Ir. Leon Helsloot
Faculty of Electrical Engineering, Mathematics & Computer Sciences
Leon graduated cum laude in Computer Science. Leon researched how a user’s privacy can be better secured with the current practices of online personalised advertising. The subject for Leon’s graduation project is highly topical because of increasing privacy concerns and ownership of web browsing data. Also, the subject is very current because applied cryptographic techniques, such as homomorphic encryption and ‘secret sharing’ are on the rise.
Leon has developed cryptographic protocols that enable companies to operate in the advertising space in the current manner, yet without gathering specific information and browse behaviour of the users. His work has already led to three publications.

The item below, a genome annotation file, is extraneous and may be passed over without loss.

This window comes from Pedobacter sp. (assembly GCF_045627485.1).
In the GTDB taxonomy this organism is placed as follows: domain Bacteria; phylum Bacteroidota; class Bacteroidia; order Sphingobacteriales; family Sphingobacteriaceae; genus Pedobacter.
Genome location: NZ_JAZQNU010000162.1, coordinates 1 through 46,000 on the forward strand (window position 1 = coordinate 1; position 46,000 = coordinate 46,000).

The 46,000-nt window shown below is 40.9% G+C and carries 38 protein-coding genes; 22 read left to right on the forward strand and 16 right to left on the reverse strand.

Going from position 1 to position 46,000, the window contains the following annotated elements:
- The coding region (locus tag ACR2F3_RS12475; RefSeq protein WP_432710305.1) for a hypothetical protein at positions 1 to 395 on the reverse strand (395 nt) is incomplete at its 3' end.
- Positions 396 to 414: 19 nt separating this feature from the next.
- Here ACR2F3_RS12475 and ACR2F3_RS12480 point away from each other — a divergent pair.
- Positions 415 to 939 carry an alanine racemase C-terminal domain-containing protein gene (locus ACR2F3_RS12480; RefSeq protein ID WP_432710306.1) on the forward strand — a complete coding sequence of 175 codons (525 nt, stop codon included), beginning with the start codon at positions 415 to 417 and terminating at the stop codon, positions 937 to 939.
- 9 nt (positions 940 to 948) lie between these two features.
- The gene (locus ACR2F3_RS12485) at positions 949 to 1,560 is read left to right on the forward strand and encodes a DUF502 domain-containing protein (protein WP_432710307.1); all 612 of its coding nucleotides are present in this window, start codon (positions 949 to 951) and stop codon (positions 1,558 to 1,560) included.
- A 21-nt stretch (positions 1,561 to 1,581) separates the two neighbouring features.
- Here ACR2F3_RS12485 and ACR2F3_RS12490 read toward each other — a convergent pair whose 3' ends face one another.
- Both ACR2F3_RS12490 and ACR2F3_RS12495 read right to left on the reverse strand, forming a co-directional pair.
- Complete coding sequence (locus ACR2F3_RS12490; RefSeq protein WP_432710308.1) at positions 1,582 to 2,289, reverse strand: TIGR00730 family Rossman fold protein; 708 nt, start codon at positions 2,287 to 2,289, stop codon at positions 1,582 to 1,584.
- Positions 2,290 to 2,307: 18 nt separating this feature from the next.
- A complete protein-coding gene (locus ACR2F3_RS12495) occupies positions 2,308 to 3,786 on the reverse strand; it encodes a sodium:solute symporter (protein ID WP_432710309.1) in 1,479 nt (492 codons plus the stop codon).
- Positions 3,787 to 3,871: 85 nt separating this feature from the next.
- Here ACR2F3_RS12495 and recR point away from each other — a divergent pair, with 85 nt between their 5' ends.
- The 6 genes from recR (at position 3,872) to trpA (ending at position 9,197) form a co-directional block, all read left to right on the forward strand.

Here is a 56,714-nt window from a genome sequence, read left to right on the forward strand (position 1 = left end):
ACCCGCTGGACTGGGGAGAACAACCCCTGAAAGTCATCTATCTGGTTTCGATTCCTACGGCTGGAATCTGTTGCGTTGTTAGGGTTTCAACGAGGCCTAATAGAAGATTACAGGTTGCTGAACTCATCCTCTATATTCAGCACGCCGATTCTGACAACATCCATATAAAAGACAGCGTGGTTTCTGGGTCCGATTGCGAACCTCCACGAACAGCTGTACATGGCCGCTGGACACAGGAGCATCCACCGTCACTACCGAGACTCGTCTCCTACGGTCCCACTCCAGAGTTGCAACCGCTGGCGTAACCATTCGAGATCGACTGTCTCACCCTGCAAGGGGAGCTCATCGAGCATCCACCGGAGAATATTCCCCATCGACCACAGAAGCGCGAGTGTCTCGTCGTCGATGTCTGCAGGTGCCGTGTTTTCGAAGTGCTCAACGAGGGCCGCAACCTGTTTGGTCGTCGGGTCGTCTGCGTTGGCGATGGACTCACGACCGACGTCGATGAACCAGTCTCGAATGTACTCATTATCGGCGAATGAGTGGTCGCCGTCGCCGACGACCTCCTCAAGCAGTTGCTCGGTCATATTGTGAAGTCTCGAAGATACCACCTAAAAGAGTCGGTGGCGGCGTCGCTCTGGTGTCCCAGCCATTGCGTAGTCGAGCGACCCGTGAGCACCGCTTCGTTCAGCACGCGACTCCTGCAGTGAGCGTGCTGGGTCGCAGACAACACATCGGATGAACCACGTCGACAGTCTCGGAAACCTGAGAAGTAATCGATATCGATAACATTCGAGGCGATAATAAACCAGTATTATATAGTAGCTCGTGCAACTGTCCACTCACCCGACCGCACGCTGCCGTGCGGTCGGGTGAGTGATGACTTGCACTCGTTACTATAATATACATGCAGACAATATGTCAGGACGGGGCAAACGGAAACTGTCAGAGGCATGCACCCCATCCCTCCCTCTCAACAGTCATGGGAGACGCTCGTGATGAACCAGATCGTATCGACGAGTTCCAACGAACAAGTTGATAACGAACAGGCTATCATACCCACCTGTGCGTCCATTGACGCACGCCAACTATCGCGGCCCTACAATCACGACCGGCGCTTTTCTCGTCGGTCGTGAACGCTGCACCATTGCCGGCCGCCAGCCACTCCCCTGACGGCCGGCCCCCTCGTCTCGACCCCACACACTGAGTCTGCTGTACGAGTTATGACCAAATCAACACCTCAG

Cryptography is not an easy domain as it is based on deep mathematical principles. Leon has demonstrated that he masters this domain. Leon is well organised, precise, curious and not afraid to learn, to try and to apply.Prof. I. Lagendijk
Preserving privacy through cryptography in online behavioural advertising
Online advertising is a multi-billion dollar industry, forming the primary source of income for many publishers. Internet users, however, feel spied on by advertising companies that collect browsing behaviour and other sensitive information. A growing number of Internet users therefore install ad blockers to protect their privacy. As a consequence, the business models of the web as we know it today are threatened by a significant loss of advertising revenue.
In my thesis I present a privacy-friendly alternative to the online advertising ecosystem. By using cryptographic methods, data about users is split amongst parties in the advertisement market. With this data, the parties can cooperatively select the most suitable advertisement for a user in a fraction of a second, without being able to learn any sensitive user information. Using this advertising system, it is thus possible to sustain the free web as we know it today, without harming users' privacy.